VELOX: a new VLF/ELF receiver in Antarctica for the Global Geospace Science mission

VELOX (VLF/ELF Logger Experiment), a new facility for systematically studying the characteristics of magnetospherically generated ELF/VLF radio noise received at a high-latitude ground station (Halley, Antarctica, 76°S, 26°W, L = 4.3), measures continuously at 1 s resolution the absolute power (peak, mean, and minimum), arrival azimuth, and polarisation ellipticity in 8 logarithmically spaced frequency bands ranging from 500 Hz to 9.3 kHz. All filtering etc. is done in real time using Digital Signal Processing (DSP) techniques. Key parameters (1 kHz and 3 kHz power channels only, at 1-minute intervals) for each day are extracted and regularly transferred to the Global Geospace Study Central Data Handling Facility. Data from the first year of operation (1992) show that, whilst the upper channels (6 kHz and 9.3 kHz) are dominated by thunderstorm (spheric) noise, which is strongest at night and repeatable from day to day, magnetospheric chorus and hiss emissions are more important in the 1–4 kHz range of high attenuation in the Earth-ionosphere waveguide. They are highly variable in intensity from below system noise level (15–20 dB above the reference level 10−33 T2 Hz−1) up to a maximum of 60–70 dB. Three classes of event are usually observed during specific local time sectors: substorm-related chorus events in the midnight-dawn sector, dawn chorus, and hiss-like events in the afternoon; all may occasionally be completely absent on quiet days. The substorm chorus events are shorter (typically 10–20 minutes) and more narrow-band than dawn chorus. Both upper and lower cut-off frequencies rise rapidly (∼ 100 Hz/min), consistent with the energy dispersion of resonant electrons as they drift eastward from injection near midnight, and with the inward drift, driven by substorm-enhanced electric fields, of whistler ducts which support propagation to the ground. Afternoon emission events are often punctuated by sudden deep fading, to noise level within 1–2 minutes, usually followed by complete recovery after a few minutes. All frequencies in the emission band are affected simultaneously. The explanation for this effect is unknown, though it could be a cut-off of propagation through the ionosphere to the ground by irregularities or gradients tilting the wave-normals out of the transmission cone. A similar system to VELOX will be deployed on a network of Automatic Geophysical Observatories extending to higher latitudes, south of Halley.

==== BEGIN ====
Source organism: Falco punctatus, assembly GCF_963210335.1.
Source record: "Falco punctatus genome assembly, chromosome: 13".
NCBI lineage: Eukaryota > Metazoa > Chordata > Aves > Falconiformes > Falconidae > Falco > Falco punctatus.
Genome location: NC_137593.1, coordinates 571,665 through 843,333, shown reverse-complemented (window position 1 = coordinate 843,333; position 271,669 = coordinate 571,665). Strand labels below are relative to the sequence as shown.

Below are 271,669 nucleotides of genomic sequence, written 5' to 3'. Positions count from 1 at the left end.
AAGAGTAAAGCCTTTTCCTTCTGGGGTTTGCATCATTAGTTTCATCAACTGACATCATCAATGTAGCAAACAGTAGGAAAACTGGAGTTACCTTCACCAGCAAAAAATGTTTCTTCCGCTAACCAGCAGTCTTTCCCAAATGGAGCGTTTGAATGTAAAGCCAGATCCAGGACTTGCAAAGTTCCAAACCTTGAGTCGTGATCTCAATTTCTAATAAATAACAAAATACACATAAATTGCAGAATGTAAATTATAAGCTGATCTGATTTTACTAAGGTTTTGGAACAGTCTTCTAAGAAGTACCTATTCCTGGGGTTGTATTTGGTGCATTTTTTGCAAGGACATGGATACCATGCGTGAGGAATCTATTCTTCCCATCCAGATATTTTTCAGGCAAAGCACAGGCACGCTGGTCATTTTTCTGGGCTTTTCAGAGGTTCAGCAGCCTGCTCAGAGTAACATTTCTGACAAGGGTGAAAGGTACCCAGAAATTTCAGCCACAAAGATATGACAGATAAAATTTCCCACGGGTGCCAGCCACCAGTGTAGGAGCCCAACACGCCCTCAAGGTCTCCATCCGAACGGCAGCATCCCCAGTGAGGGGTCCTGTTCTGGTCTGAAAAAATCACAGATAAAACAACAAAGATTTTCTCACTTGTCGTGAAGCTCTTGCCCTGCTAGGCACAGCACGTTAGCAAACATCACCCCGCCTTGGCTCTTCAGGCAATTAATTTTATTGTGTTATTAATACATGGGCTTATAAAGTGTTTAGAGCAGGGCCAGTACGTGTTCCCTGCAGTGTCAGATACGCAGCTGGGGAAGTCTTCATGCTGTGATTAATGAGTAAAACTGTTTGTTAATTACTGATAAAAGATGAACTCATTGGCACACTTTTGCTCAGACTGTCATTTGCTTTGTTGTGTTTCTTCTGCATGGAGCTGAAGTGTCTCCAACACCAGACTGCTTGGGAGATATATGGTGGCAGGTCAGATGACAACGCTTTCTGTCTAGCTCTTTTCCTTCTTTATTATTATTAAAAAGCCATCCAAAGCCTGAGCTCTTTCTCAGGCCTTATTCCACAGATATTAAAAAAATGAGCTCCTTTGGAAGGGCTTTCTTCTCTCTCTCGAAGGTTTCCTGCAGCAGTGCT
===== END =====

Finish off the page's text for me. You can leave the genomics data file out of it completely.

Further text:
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Authors: Smith, A.J.

1 January, 1995
Journal of Atmospheric and Terrestrial Physics / 57
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